Now that I think of it it was a conversation with the youmagine twitter account that triggered this train of thought, and then subsequent noodling on a indexing system that triggered a memory of similar web-ish means of marking up web content in a way friendly to machine processing.

Personally, I prefer the JSON format myself (seems less verbose and I've never been a fan of HTML-style syntax, especially for data) but the established nature of microformats (as well as their rather thorough vetting process for new ones) got my attention.

Something I don't like about microformats is that they seem very entangled with "the web", and relying on them for non-web applications feels a bit weird to me; but then again I guess JSON is somewhat "webby" as well, being related to JavaScript which is only a shoe-in as a language choice when the web browser is a component of the system...

In any event I thought I should see if it (html5 microformats) had been considered :)
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+Gary Hodgson what is the name of the js DHT you're experimenting with? For some reason I don't have the info handy.

Thanks!
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Jason Gullickson's profile photoGary Hodgson's profile photo
3 comments
 
Yeah I did look at that a while ago - not sure why I didn't take it further - i'll have another look when I next find a moments time.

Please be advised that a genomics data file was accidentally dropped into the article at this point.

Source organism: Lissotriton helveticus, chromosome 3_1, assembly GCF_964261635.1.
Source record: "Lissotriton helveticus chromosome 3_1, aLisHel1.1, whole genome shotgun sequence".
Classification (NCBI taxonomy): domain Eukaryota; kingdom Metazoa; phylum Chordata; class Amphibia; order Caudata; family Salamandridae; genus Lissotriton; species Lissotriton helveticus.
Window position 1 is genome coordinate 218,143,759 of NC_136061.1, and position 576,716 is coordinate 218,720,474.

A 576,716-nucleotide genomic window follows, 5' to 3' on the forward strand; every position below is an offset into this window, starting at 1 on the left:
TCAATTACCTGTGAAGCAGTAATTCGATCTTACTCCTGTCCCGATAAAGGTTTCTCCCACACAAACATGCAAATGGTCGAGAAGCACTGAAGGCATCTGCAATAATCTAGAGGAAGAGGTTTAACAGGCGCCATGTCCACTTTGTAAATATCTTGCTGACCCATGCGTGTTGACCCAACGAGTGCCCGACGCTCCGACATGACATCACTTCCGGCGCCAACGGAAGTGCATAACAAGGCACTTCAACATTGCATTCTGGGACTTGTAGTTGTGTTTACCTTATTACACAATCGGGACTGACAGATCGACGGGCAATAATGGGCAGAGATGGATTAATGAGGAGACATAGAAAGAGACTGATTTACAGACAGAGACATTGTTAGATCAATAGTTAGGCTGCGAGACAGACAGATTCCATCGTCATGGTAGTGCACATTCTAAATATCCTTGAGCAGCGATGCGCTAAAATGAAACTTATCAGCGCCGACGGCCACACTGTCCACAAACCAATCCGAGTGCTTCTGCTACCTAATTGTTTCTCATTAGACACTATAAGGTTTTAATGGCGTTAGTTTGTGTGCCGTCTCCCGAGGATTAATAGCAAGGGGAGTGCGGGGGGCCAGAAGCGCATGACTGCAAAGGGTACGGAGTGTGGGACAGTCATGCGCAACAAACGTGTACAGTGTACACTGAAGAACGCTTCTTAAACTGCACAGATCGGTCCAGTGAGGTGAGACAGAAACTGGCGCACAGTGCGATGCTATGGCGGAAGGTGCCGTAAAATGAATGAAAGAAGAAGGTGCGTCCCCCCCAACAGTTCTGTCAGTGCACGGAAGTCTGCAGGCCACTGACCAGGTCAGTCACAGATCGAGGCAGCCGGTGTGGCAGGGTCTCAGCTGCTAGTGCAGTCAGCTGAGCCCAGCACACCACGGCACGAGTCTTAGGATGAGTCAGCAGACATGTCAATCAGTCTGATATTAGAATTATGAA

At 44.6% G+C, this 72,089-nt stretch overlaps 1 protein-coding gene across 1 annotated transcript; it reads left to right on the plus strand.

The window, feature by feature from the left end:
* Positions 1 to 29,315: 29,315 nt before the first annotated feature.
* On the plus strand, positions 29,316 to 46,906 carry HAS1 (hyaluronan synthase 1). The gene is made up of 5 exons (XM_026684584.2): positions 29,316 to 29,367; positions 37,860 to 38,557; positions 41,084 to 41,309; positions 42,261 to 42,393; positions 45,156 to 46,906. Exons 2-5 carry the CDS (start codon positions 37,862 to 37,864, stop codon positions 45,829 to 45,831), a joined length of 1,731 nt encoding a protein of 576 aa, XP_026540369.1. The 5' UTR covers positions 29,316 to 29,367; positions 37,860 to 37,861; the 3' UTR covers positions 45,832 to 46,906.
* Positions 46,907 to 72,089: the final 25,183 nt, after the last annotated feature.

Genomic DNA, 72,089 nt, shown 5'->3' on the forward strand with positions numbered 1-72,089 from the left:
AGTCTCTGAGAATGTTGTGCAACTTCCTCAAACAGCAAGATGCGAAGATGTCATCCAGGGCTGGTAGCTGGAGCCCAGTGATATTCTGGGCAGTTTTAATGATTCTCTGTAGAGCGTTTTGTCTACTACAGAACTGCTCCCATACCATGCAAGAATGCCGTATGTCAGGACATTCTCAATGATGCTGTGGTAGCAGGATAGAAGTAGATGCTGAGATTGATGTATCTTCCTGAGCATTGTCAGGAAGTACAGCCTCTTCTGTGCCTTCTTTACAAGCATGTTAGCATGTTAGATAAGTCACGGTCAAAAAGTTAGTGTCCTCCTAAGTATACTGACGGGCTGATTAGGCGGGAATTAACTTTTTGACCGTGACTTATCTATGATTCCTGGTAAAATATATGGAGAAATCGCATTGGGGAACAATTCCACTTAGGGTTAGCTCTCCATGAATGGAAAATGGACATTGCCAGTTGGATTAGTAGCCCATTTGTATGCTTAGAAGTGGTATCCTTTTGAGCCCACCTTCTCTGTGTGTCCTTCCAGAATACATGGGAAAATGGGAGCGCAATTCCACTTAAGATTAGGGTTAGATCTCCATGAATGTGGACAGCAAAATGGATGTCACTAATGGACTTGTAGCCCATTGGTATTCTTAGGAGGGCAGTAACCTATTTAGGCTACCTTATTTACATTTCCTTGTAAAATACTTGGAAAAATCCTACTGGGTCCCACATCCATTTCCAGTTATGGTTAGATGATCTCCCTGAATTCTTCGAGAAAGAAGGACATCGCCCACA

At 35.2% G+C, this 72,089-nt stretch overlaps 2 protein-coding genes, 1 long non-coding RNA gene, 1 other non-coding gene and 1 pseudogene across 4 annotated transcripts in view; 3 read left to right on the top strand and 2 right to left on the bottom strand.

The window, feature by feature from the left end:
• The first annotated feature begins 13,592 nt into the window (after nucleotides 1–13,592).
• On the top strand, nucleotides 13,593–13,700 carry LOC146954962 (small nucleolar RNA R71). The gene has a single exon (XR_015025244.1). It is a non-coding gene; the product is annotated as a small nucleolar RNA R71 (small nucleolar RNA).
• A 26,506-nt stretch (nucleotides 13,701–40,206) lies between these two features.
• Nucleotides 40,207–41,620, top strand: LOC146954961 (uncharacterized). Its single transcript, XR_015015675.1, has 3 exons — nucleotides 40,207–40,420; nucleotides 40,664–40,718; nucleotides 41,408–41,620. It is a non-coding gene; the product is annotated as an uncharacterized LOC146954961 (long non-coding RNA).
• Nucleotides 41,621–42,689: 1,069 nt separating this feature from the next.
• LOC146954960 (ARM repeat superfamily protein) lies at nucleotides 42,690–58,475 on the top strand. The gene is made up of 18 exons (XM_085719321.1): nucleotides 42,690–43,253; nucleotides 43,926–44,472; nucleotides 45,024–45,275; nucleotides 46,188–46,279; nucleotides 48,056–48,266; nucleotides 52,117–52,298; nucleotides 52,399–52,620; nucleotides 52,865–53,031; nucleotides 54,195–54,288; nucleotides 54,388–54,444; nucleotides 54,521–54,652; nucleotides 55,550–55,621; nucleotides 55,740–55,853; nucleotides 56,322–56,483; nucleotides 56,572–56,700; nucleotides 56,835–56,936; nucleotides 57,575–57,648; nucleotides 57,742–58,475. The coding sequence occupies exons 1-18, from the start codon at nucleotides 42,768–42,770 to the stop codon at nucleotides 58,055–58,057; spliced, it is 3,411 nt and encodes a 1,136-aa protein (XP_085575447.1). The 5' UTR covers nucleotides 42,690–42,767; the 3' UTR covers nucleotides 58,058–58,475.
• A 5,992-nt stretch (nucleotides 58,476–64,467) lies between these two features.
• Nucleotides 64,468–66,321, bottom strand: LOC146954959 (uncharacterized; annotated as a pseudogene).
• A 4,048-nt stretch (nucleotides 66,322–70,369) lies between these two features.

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Gary Hodgson
moderator

News  - 
 
Hi everyone, I have written up a blog post about a TTN site template that I threw together, prompted by the recent interest in the project and my continuing delay in producing a TTN Client.

Although the resulting site is rather simplistic I think it provides another means for people to publish information about their designs regardless of where they are hosted.  And of course it is a step in populating the network too.

Thoughts and opinions are very welcome.
One aspect of the Thing Tracker Network that is perhaps not terribly clear is that it is not dependent on any particular client, library or vendor. This means that anyone could start participating in the network straight away. As the TTN client that I am working on is taking it's time I thought ...
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Gary Hodgson's profile photoJason Gullickson's profile photo
5 comments
 
Awesome, I can totally relate to the experience of forgetting that you figured something out until someone reminds you :)

Planning to take a whack at building out some TT's for some designs tonight and experimenting with some ways to approach indexing and discovery...
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Gary Hodgson
moderator

Discussion  - 
 
(via http://goo.gl/NUxKZL) (cc +Jeremie Francois )